World Order, okay?

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Obama advisor Rahm Emmanuel is thought to have said that a crisis shouldn’t go to waste. The Covid disruption, as a crisis as such, provides an opportunity not to waste, a fresh window perhaps on the world – on how nations behave vis-a-vis one another and in tandem with each other.

It’s interesting to think about what informs a country’s actions – how a country at large sees itself and what its interests are. I would posit that one way to gauge a country’s perspective or composite “attitude” in the world is to see where that country may fall along a particular spectrum.

At one end would be a country which considers relations in the world essentially to be “zero-sum”, where its gain or benefit means an automatic advantage over another’s position. At the other end of the spectrum might reside a country that sees the world in a “positive-sum” light, where gains are not mutually exclusive, but can be enjoyed jointly – what’s good for me can benefit you, and what’s good for you can benefit me.

Of course, no country falls expressly at one end of the spectrum or at the other end. There may, though, be a preponderant view or posture a country shows that could be closer to one end of the spectrum or the other.

One could say that a country that views the world purely in hierarchical terms might be a country more prone to “zero-sum” thinking: for it to be “first”, others must logically be “last”, or rather, “less”. A country more “positive-sum” in its world view might see the value of associations, where the benefits accruing from an association exceed the simple arithmetic sum of the respective national efforts involved.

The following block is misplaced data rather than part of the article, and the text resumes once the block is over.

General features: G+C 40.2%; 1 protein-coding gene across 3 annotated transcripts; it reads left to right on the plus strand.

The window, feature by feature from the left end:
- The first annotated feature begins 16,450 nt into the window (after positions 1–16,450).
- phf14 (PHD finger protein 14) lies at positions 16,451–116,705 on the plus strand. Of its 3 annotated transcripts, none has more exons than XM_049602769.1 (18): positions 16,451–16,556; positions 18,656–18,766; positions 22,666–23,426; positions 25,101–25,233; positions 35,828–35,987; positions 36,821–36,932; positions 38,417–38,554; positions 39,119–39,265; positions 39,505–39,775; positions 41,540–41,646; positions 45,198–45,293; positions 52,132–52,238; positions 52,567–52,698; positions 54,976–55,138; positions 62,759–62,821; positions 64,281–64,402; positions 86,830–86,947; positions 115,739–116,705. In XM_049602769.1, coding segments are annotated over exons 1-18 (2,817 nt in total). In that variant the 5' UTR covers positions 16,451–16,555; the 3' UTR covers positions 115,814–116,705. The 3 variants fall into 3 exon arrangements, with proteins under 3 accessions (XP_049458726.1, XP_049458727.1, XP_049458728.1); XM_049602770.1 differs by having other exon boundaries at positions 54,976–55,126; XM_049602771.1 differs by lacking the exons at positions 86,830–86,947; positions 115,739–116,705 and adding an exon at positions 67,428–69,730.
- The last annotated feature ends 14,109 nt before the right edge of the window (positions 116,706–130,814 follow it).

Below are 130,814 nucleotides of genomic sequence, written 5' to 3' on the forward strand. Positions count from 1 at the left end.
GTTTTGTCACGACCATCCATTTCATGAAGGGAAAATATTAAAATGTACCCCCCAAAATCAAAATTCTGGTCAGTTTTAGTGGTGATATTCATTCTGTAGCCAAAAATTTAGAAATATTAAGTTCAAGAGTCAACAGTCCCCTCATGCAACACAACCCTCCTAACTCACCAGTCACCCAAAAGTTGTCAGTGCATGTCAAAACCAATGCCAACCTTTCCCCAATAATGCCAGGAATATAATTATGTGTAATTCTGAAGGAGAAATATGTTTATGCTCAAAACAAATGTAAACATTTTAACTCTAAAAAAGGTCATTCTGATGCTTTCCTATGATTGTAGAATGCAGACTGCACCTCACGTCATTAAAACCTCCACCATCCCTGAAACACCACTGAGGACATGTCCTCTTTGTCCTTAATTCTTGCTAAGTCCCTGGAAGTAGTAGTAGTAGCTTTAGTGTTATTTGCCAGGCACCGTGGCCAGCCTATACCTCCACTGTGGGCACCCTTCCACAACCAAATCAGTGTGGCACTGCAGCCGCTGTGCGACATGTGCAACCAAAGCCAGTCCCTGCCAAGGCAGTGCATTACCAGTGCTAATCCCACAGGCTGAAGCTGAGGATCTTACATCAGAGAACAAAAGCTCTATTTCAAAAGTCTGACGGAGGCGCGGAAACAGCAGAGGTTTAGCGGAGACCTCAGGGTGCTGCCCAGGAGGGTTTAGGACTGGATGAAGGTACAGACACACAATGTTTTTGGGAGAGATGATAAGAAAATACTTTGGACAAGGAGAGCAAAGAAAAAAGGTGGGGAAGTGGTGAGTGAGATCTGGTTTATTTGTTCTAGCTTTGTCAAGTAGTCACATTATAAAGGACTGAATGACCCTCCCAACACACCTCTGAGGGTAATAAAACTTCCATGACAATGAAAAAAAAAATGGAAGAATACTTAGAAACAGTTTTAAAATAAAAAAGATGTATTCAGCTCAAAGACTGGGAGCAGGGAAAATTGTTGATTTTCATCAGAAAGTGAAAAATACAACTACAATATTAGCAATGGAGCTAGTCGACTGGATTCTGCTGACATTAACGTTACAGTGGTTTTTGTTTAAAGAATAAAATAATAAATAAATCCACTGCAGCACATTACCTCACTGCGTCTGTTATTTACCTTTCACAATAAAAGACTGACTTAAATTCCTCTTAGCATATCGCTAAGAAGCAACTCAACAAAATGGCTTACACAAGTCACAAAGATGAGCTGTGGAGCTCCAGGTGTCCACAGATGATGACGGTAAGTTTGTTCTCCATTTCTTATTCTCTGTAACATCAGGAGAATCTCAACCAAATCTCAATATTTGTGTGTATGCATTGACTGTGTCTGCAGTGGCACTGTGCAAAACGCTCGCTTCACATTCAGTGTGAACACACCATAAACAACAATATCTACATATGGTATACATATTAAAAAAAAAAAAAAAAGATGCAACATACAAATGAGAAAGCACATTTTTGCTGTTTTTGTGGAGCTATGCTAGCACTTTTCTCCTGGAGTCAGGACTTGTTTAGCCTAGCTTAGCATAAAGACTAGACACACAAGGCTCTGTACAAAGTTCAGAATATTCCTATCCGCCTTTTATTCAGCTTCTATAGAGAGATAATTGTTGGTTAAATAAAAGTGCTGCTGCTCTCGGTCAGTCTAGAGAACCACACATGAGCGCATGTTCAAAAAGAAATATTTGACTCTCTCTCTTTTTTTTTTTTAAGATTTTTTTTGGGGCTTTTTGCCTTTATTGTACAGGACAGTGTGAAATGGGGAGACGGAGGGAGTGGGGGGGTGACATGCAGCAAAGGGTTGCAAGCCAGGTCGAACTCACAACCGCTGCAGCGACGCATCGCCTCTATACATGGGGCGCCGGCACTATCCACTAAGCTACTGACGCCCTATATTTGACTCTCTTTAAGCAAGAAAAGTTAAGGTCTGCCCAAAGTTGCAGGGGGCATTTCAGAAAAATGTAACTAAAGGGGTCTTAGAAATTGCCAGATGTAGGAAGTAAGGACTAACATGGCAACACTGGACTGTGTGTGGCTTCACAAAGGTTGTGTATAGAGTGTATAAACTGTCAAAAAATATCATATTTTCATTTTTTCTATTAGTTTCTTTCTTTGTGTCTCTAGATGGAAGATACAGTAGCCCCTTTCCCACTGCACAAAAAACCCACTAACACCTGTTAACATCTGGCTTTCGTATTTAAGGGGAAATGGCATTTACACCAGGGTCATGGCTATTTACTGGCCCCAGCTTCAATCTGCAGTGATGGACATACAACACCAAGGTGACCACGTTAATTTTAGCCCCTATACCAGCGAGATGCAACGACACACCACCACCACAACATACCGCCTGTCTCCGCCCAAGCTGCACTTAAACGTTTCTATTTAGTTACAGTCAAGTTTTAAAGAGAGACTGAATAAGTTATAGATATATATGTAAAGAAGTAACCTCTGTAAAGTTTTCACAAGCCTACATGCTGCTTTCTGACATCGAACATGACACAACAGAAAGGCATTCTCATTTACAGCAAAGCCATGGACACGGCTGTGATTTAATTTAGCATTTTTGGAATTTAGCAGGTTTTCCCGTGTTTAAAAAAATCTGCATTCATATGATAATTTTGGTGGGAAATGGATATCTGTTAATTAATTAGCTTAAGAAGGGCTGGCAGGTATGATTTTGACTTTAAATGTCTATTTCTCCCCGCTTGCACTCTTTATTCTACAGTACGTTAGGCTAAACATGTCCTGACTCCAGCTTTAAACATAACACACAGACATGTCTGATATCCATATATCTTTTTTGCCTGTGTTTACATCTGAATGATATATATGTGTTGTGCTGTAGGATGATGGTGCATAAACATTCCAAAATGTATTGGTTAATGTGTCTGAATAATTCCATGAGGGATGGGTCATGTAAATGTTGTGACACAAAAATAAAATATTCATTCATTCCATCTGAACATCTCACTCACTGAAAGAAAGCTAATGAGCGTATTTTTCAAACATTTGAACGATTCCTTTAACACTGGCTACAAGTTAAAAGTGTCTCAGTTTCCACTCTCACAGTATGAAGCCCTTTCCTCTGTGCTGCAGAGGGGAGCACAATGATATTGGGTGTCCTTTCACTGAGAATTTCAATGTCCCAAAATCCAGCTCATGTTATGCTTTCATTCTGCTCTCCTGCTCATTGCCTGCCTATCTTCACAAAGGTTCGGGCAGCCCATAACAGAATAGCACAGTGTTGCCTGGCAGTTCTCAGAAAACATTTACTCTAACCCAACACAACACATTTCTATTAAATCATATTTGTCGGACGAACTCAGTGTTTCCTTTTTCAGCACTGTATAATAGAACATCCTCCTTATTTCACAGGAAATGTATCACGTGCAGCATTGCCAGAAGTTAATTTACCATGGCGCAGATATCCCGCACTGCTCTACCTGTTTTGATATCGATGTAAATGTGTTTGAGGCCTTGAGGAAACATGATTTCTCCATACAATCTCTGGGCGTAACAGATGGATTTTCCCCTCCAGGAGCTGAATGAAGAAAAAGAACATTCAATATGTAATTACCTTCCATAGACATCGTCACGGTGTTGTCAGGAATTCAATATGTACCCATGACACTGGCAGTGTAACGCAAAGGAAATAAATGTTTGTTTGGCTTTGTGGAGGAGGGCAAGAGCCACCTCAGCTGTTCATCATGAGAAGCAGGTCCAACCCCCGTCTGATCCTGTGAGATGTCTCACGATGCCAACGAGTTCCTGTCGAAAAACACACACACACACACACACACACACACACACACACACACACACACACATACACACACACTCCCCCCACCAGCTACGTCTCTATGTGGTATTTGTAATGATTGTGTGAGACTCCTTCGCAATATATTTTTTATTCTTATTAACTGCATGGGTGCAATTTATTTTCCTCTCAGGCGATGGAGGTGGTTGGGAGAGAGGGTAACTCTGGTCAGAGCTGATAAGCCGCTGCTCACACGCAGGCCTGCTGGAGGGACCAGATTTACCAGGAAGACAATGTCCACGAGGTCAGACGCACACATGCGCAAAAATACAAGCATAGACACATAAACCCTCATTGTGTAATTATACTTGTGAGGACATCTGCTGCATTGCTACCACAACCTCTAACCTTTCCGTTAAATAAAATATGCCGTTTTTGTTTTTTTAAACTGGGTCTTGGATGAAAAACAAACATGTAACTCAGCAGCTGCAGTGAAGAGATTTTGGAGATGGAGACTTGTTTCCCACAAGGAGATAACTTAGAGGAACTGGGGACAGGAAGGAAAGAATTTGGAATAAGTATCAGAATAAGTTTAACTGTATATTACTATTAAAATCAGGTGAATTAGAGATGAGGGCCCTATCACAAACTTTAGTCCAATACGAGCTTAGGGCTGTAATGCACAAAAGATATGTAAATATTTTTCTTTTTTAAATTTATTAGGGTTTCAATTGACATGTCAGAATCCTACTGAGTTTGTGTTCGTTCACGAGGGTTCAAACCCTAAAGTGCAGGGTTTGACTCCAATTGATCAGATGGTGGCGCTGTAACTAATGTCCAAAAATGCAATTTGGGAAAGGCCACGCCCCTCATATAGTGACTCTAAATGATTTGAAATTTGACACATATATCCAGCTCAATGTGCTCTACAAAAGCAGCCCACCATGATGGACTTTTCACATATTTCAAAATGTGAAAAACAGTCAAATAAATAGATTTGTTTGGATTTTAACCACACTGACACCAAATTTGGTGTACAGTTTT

That said, human actions often fall into a gray area – apparent good faith association members may be tempted to “defect”, or resort to “free-riding”, thereby deriving an unfair advantage: benefits without the cost of commitment. Conversely, the strident global iconoclast may be very self-interested and not really much of an easy joiner, but nevertheless may be insistent on full transparency and disclosure – so helping to ensure the integrity and effectiveness of the association.

Complicating matters further, there can be a mutual recognition – among freely joining association members of equal standing – that there may be one among them whose resources and capacity place it above the others. And in this way, all members acknowledge a “primus inter pares”, and in a sense the beneficial certainty that results.

One consequence that does stem from the prevalence of “zero-sum” or of “positive-sum” attitudes in the global environment is the ambient level of global trust. Trust is the great efficiency maker: as an international actor in a positive-sum world, I trust you in our association, and therefore need not incur an expense for protection and mitigation against what your behavior might be. In a zero-sum world, I must be vigilant.

Human beings being imperfect, due diligence and vigilance remain always important in international affairs. At the same time, human beings being imaginative and hopeful always allow scope for positive-sum outcomes.





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